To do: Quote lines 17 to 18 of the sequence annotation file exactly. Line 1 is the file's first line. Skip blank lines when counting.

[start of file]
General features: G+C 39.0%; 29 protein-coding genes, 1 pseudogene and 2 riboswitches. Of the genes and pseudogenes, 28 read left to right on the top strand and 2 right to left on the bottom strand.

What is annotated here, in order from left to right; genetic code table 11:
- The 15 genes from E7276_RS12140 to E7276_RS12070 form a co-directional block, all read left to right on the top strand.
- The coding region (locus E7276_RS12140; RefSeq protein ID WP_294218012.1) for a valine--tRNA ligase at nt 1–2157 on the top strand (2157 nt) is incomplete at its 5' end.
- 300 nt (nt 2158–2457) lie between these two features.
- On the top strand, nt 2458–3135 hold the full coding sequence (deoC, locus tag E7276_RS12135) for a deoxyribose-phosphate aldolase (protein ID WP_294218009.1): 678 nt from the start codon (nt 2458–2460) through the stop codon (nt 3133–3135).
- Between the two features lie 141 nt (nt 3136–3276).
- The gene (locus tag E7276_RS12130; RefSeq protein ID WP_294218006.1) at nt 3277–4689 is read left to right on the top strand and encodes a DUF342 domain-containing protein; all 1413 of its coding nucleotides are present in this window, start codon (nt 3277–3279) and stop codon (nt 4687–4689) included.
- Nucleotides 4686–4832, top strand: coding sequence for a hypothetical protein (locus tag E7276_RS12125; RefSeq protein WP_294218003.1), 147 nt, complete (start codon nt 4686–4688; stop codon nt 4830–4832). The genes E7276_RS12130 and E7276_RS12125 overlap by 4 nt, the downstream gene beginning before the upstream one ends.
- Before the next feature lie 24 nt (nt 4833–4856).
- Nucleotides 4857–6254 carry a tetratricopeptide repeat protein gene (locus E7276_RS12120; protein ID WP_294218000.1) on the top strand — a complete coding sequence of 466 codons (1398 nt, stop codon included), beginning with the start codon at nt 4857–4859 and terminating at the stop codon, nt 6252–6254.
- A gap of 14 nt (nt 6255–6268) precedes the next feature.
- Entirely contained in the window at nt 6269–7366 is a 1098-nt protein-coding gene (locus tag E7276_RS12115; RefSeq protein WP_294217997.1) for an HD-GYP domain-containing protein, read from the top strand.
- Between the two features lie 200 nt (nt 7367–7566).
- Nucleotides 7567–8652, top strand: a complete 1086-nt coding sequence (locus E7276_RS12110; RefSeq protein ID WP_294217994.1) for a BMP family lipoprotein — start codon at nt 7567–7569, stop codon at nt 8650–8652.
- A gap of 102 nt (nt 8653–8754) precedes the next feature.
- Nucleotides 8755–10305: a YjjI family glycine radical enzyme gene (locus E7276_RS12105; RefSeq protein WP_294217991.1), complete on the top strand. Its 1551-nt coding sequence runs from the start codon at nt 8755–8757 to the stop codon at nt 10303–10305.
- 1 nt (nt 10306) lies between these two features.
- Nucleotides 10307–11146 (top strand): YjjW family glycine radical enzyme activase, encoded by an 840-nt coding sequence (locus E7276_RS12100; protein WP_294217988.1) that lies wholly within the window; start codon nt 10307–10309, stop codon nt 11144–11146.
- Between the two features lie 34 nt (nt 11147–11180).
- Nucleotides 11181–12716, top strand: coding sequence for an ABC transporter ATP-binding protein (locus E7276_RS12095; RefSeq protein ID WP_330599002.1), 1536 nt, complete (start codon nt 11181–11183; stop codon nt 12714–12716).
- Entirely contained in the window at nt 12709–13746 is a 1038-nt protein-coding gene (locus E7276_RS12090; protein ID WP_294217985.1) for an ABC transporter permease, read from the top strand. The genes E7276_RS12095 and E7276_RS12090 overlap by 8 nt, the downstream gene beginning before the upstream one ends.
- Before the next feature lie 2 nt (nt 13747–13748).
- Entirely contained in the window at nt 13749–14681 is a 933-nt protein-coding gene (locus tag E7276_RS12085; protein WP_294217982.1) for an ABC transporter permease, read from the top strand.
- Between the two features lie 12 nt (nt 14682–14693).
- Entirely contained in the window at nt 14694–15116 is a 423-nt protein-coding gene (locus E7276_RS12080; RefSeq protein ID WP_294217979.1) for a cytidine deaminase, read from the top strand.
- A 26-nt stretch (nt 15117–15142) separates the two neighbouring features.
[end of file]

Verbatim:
- Nucleotides 8755–10305: a YjjI family glycine radical enzyme gene (locus E7276_RS12105; RefSeq protein WP_294217991.1), complete on the top strand. Its 1551-nt coding sequence runs from the start codon at nt 8755–8757 to the stop codon at nt 10303–10305.
- 1 nt (nt 10306) lies between these two features.